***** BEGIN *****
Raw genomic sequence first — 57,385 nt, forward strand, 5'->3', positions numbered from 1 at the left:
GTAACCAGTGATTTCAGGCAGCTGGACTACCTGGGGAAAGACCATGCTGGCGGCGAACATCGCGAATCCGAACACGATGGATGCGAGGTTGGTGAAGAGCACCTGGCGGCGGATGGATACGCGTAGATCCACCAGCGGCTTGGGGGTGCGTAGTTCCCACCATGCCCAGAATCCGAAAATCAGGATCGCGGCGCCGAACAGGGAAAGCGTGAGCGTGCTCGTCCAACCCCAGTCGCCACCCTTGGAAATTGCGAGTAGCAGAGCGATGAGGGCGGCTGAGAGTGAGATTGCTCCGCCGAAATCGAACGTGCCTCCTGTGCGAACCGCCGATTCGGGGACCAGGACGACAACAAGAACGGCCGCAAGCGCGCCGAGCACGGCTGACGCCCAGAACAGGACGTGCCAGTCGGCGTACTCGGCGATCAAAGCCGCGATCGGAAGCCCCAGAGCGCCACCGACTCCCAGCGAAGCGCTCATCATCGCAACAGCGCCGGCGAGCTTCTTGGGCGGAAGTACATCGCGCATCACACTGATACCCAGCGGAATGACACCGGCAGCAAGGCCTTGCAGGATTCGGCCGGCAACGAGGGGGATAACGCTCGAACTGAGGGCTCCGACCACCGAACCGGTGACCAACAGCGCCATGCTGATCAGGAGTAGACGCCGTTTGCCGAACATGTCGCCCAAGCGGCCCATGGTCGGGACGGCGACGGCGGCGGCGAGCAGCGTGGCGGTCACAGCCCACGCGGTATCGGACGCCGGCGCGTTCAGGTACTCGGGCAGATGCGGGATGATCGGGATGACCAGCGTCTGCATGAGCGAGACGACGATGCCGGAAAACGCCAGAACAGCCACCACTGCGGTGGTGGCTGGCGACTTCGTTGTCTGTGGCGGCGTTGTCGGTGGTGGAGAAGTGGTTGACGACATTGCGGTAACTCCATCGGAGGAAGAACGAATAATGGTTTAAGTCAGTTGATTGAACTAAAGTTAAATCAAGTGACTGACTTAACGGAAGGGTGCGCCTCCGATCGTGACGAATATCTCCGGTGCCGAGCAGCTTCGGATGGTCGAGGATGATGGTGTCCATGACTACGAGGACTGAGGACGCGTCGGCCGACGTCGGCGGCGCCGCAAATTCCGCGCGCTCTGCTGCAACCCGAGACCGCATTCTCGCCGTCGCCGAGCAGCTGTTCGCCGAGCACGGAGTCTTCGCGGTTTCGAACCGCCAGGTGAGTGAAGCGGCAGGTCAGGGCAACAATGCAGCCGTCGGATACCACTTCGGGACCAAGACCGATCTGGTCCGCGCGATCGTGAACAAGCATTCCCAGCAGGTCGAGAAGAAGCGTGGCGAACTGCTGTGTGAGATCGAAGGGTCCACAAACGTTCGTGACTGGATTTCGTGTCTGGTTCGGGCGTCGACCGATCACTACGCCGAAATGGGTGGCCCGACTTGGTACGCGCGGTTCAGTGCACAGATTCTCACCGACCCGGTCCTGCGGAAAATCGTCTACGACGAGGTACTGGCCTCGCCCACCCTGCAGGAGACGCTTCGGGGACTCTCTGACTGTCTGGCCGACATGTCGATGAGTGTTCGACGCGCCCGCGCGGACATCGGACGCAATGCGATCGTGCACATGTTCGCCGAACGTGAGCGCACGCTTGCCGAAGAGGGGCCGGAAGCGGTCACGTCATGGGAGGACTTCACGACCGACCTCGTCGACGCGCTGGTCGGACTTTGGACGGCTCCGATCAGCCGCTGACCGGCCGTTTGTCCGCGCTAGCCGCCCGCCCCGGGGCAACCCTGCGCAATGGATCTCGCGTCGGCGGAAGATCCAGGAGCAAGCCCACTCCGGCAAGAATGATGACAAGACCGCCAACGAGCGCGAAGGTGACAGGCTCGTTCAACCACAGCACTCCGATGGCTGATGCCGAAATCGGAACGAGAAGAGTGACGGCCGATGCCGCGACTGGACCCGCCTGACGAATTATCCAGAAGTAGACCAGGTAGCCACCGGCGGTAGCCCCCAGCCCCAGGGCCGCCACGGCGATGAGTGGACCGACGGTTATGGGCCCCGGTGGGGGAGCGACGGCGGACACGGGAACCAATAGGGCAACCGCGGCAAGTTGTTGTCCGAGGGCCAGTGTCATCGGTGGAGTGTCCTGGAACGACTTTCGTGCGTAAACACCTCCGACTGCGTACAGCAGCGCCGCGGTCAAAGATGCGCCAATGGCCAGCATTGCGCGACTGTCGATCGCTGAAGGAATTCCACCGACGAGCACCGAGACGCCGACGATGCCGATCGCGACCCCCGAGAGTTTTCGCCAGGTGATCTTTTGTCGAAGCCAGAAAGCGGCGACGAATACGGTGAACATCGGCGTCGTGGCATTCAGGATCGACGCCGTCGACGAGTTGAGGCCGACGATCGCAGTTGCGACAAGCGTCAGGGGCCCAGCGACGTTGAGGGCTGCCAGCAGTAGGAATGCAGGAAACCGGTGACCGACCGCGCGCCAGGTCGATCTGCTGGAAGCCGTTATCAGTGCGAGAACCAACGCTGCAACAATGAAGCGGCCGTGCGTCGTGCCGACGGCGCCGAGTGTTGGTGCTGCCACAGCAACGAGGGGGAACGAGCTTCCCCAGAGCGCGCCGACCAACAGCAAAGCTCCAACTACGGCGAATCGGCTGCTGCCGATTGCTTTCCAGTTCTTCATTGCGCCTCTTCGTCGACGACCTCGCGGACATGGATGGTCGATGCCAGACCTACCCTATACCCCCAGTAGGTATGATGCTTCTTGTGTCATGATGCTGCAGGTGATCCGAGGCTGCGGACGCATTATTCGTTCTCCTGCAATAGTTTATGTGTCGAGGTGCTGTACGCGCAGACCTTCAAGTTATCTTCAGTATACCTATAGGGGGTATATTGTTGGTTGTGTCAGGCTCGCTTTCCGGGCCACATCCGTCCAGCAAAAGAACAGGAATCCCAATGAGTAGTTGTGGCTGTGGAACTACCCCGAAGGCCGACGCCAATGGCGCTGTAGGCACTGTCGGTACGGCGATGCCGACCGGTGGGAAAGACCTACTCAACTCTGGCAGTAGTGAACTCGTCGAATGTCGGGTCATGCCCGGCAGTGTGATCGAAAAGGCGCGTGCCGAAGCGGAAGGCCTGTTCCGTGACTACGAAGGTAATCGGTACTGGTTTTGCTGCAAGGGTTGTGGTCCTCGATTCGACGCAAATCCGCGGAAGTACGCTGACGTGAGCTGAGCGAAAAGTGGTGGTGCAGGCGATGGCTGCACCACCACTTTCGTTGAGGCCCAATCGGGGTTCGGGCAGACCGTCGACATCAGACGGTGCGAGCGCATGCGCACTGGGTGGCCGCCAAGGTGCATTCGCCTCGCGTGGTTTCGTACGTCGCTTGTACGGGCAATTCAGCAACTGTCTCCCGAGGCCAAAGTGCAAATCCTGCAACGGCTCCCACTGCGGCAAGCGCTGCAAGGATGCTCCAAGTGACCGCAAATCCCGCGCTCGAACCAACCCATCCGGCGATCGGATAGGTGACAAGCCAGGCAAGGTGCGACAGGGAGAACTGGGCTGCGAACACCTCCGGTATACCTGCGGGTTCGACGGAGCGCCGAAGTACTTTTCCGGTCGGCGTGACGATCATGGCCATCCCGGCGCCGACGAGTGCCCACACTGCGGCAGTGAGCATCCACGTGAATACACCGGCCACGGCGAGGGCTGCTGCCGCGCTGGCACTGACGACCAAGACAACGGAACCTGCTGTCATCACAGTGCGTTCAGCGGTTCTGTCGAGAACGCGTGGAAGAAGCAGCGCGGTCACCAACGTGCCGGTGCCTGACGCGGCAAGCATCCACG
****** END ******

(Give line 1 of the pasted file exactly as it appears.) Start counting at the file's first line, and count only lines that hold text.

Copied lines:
Raw genomic sequence first — 57,385 nt, forward strand, 5'->3', positions numbered from 1 at the left: